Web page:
Stars and STEM Stories
University Students in Peru Assist NOAA Scientists in Land Cover Validation
The Climate and Land Cover (CLC) Project, a joint effort between The GLOBE Program and The National Oceanic and Atmospheric Administration (NOAA) to validate land cover classification and related climate models, is one of the Intensive Observing Periods (IOPs) within the GLOBE Student Climate Research Campaign. GLOBE IOPs provide students from around the world with opportunities to take themed measurements over short periods of time and analyze their data. NOAA Scientists involved in the Climate and Land Cover Project are also analyzing the photographs submitted online by GLOBE Students to test the accuracy of land cover types against satellite images of Earth's surface.
During the pilot CLC that occurred from April – May 2011, scientists observed that according to satellite images, GLOBE Partner Universidad Nacional Agraria La Molina (UNALM) in Lima, Peru, is located in an area that has a heterogeneous landscape (various types of land cover). Members of the CLC Team contacted the school and requested that they take photographs at a given latitude/longitude to help the scientists validate the proposed landscape.
The uploaded photographs were taken in a small grassy area in an urban setting in Lima. The three land cover datasets developed by the U.S. and Europe; MODIS, GlobCover, and GLC-2000; indicate that the area is either urban or shrubland. The MODIS land cover data shows that the area is urban surrounded by open shrublands. The GlobCover classification denotes the region as consisting of artificial areas and close to open grassland. The GLC-2000 dataset shows that the area is comprised of artificial surfaces.
The area is dominated by urban surfaces; however, there is a section of land that is cropland. As a result, UNALM students were asked to collect photos of the cropland data as well as at an additional latitude/longitude specified location.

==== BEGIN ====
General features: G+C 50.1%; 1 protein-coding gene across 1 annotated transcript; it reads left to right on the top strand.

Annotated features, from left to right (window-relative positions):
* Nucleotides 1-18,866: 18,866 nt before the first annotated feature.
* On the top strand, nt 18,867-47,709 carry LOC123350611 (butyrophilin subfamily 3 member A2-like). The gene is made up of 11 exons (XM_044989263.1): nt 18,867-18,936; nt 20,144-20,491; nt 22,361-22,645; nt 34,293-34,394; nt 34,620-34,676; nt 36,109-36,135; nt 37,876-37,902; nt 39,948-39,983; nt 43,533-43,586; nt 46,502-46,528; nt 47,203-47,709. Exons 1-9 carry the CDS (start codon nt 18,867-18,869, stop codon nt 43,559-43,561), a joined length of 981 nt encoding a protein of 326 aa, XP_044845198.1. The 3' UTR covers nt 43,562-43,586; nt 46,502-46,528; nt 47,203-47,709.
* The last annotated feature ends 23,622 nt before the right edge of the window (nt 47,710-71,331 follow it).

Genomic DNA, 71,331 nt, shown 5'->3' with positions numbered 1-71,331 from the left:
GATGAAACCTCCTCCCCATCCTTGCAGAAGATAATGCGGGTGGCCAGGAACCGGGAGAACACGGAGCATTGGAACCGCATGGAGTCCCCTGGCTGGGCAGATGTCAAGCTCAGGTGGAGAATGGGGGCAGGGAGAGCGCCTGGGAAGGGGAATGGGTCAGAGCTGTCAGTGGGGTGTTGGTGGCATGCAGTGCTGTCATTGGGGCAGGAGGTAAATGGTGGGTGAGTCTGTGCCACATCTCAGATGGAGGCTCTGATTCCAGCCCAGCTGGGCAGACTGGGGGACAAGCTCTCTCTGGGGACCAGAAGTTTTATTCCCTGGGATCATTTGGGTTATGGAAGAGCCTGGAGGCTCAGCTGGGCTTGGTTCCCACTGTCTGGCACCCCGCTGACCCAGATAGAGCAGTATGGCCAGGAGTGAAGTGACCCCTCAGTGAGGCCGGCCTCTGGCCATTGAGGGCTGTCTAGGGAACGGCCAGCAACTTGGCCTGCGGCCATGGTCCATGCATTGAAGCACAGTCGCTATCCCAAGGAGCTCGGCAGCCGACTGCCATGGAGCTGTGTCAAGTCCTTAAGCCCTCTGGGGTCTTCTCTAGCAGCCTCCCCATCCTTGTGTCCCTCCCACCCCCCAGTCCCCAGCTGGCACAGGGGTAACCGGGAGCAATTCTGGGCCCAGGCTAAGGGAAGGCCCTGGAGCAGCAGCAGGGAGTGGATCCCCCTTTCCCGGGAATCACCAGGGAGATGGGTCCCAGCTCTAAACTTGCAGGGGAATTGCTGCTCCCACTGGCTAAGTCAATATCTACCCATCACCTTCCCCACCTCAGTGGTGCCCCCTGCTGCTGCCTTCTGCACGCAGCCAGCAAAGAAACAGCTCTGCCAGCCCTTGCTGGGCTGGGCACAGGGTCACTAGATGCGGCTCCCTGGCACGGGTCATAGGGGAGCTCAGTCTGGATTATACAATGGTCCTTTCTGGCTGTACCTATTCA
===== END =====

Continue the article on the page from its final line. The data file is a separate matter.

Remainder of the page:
The additional cropland photographed is .8 kilometers wide, as identified in the land cover data. The two sets of pictures display representative regions of the local environment: cropland and urban city. In addition, there are also mountains to the south in the second set of photos which could not be seen in the first photographs. The second set provides a better view of the environment around the area. With the assistance of these photographs, scientists are able to gain a perspective from the ground and validate the true types of land cover in the area.
NOAA scientists greatly appreciate the students at Universidad Nacional Agraria La Molina for assisting in this unique and important research by providing the data necessary for validation of land cover in this area of Peru. NOAA and the GLOBE Program Office would like to encourage all GLOBE schools to participate in the upcoming Climate and Land Cover IOP.
Find out how to participate in the next Climate and Land Cover intensive observing period 1 - 31 October 2011.
Read about La Molina meteorology students and their recent climate project.
Students at Universidad Nacional Agraria La Molina previously collaborated with scientists to study connections between water resources, land use, and climate in the Andean Amazon region. Read more in the 2002 Newsletter.
6 September 2011